Relevant articles were found using Medline, Cochran and Pub-Med databases by "gestational diabetes and breastfeeding" keywords. The footnote chasing technique proposed by Bates (1989) was applied to review the reference lists of the retrieved articles to find articles missed in the search of the online databases. For Turkish papers google academic, national journals and national thesis center were screened. There was no any Turkish study that evaluated the effect of gestational diabetes on breastfeeding. The studies published between 2004 and 2011, have been included in review. For this study, the 27 study has been reached. These five studies met the inclusion criteria of review (Figure 1).
For each retrieved study, the data on the authors, the publication year, the study sample, the sample size, the research design, and related key findings were extracted for further synthesis and comparison. The retrieved data are listed in Table 1.
Characteristics of the Studies
Among related researches, five studies published in between 1993 and 2009 examined the relationship between breastfeeding and gestational diabetes (Table 1). Only breastfeeding results of GDM and the data related with blood glucose of newborn were summarized for the purpose of literature examination.
The effect of GDM on early postpartum breastfeeding;
Four of the studies reviewed the effect of GDM to first feeding, feeding status at hospital discharge and postpartum breastfeeding until the sixth month. One of these four studies compare the results of GDM with healthy mothers, and the other one is the effect of different intervention performed in GDM mothers to breastfeeding results. In the other two study, breastfeeding results of GDM, type 1 and 2 diabetes effect on breastfeeding were compared.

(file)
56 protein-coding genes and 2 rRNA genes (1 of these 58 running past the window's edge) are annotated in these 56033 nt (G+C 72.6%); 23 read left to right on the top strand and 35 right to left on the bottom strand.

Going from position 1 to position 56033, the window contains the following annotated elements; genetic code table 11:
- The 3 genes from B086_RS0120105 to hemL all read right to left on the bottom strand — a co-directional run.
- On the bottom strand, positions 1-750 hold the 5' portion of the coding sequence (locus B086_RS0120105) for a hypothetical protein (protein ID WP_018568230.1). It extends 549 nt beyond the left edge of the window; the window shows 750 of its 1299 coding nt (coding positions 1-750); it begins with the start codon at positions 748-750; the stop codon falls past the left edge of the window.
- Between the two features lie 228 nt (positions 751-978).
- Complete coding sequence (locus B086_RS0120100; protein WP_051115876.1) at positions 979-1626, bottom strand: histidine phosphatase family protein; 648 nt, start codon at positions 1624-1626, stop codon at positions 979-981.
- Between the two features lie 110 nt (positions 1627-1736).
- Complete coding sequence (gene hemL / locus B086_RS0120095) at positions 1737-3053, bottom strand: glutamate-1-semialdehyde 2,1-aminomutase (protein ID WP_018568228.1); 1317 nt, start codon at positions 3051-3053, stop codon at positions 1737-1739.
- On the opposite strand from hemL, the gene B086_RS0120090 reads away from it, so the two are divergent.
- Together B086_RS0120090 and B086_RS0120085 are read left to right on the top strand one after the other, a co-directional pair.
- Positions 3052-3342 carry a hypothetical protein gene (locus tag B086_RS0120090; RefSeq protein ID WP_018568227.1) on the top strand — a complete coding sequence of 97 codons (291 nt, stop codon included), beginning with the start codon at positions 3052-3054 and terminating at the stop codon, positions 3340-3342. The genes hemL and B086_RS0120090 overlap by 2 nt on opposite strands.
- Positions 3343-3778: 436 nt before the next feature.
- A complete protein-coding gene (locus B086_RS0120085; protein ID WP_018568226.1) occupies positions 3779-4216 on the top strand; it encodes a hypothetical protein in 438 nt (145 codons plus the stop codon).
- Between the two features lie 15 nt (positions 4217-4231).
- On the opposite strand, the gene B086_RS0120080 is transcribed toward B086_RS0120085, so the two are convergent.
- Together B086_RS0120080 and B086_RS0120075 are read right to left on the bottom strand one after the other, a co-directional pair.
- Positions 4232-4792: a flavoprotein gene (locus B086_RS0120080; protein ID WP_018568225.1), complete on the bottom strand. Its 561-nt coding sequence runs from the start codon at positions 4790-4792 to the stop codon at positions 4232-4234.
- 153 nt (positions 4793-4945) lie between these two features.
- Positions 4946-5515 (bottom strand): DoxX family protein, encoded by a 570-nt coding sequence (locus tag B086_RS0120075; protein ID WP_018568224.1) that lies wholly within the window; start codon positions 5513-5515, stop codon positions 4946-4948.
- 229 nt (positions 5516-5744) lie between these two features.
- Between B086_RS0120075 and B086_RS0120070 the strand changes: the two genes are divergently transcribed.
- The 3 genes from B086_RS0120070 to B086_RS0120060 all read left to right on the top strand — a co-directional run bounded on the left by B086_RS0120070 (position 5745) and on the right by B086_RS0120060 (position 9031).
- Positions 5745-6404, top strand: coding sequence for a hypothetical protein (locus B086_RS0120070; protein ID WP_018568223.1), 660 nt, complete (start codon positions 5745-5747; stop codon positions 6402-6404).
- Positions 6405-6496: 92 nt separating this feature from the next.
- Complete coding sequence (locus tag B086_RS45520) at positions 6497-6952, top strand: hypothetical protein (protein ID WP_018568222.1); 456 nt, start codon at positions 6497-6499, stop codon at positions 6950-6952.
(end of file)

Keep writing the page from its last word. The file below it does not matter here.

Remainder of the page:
Hummel et al. in 2008 reported that 86% of healthy mothers babies, and 75% of GDM mothers babies breastfeed (P <0.0001). Healthy mothers performed full breastfeeding (only breastfeeding) for 17 week, and mothers with GDM survived this situation for nine weeks (P <0.0001). The average duration of any breastfeeding was 26 weeks for healthy and, 16 weeks for mothers with GDM (P <0.0001). Full and any breastfeeding was shorter in women with insulin treatment than those in diet controlled group (p <0.01). Total duration of breastfeeding in insulin treated group was averagely 10 week and 20 weeks in diet controlled group 20 week (p<0.0001).
Forster et al. in 2011 compared the postpartum breastfeeding results of 43 GDM mothers who did milking antenatally with 50 GDM mothers’ who did not make any action. Women in intervention group were trained how to express milk from 34-36th weeks of gestation until delivery and they were encouraged to do this twice daily for approximately 10 minutes. They were also instructed to measure their blood glucose levels after the first three episodes of expressing, to ensure that expressing was not causing hypoglycaemia. Women were asked to bring their frozen colostrum with them when they were admitted for birth. It was found in the evaluation after delivery that 40.1% of babies in the experimental group received any formula in the first 24 hours, this rate was 56.1% in control group. Similarly, during their hospital stay 62.08% of infants in experimental group and, 73% in control group received formula. At the same time only breastfeeding in the first 24 hours (59.5%), and breast-feeding at least once (97.6%) was significantly higher for experimental group (89.0 %). In addition, blood sugar was evaluated more often in control group.